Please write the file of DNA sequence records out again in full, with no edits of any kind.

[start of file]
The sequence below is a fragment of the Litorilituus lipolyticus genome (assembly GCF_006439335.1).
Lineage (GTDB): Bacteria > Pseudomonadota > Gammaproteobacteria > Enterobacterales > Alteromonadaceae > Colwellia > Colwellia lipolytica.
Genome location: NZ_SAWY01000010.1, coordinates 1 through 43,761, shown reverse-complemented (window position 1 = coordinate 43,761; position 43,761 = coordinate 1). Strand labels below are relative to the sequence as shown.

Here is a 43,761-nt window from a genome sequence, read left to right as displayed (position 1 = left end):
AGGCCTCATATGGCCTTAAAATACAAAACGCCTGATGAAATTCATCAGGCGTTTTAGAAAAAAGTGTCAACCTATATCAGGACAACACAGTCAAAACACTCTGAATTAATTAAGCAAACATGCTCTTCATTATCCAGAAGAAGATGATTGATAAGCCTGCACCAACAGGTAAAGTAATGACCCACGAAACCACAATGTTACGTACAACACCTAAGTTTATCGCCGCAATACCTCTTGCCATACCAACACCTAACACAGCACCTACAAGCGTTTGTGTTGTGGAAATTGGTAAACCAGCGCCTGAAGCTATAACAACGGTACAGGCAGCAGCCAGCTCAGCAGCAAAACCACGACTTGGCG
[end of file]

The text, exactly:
The sequence below is a fragment of the Litorilituus lipolyticus genome (assembly GCF_006439335.1).
Lineage (GTDB): Bacteria > Pseudomonadota > Gammaproteobacteria > Enterobacterales > Alteromonadaceae > Colwellia > Colwellia lipolytica.
Genome location: NZ_SAWY01000010.1, coordinates 1 through 43,761, shown reverse-complemented (window position 1 = coordinate 43,761; position 43,761 = coordinate 1). Strand labels below are relative to the sequence as shown.

Here is a 43,761-nt window from a genome sequence, read left to right as displayed (position 1 = left end):
AGGCCTCATATGGCCTTAAAATACAAAACGCCTGATGAAATTCATCAGGCGTTTTAGAAAAAAGTGTCAACCTATATCAGGACAACACAGTCAAAACACTCTGAATTAATTAAGCAAACATGCTCTTCATTATCCAGAAGAAGATGATTGATAAGCCTGCACCAACAGGTAAAGTAATGACCCACGAAACCACAATGTTACGTACAACACCTAAGTTTATCGCCGCAATACCTCTTGCCATACCAACACCTAACACAGCACCTACAAGCGTTTGTGTTGTGGAAATTGGTAAACCAGCGCCTGAAGCTATAACAACGGTACAGGCAGCAGCCAGCTCAGCAGCAAAACCACGACTTGGCG